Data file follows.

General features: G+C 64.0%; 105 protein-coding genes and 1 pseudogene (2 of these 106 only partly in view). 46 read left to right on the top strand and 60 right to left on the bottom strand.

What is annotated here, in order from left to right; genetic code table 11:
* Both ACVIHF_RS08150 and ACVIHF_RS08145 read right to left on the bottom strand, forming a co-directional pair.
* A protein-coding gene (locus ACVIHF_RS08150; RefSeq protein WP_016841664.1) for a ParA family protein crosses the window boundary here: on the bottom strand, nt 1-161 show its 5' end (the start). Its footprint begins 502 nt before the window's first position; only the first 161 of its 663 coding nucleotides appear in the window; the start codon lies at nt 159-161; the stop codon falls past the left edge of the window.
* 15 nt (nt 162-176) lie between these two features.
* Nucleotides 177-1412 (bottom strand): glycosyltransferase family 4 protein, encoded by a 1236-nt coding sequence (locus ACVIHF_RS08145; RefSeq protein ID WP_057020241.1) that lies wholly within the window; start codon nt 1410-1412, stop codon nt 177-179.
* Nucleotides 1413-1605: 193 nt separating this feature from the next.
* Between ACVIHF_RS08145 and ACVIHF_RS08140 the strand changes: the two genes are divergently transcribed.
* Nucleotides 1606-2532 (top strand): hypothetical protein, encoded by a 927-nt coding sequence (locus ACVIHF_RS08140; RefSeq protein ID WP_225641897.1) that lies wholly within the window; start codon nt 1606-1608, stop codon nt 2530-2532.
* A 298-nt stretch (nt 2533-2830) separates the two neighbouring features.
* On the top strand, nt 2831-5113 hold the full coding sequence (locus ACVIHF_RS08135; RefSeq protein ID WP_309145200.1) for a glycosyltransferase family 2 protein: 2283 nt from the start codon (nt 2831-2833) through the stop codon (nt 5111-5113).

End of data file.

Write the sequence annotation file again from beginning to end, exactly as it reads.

General features: G+C 64.0%; 105 protein-coding genes and 1 pseudogene (2 of these 106 only partly in view). 46 read left to right on the top strand and 60 right to left on the bottom strand.

What is annotated here, in order from left to right; genetic code table 11:
* Both ACVIHF_RS08150 and ACVIHF_RS08145 read right to left on the bottom strand, forming a co-directional pair.
* A protein-coding gene (locus ACVIHF_RS08150; RefSeq protein WP_016841664.1) for a ParA family protein crosses the window boundary here: on the bottom strand, nt 1-161 show its 5' end (the start). Its footprint begins 502 nt before the window's first position; only the first 161 of its 663 coding nucleotides appear in the window; the start codon lies at nt 159-161; the stop codon falls past the left edge of the window.
* 15 nt (nt 162-176) lie between these two features.
* Nucleotides 177-1412 (bottom strand): glycosyltransferase family 4 protein, encoded by a 1236-nt coding sequence (locus ACVIHF_RS08145; RefSeq protein ID WP_057020241.1) that lies wholly within the window; start codon nt 1410-1412, stop codon nt 177-179.
* Nucleotides 1413-1605: 193 nt separating this feature from the next.
* Between ACVIHF_RS08145 and ACVIHF_RS08140 the strand changes: the two genes are divergently transcribed.
* Nucleotides 1606-2532 (top strand): hypothetical protein, encoded by a 927-nt coding sequence (locus ACVIHF_RS08140; RefSeq protein ID WP_225641897.1) that lies wholly within the window; start codon nt 1606-1608, stop codon nt 2530-2532.
* A 298-nt stretch (nt 2533-2830) separates the two neighbouring features.
* On the top strand, nt 2831-5113 hold the full coding sequence (locus ACVIHF_RS08135; RefSeq protein ID WP_309145200.1) for a glycosyltransferase family 2 protein: 2283 nt from the start codon (nt 2831-2833) through the stop codon (nt 5111-5113).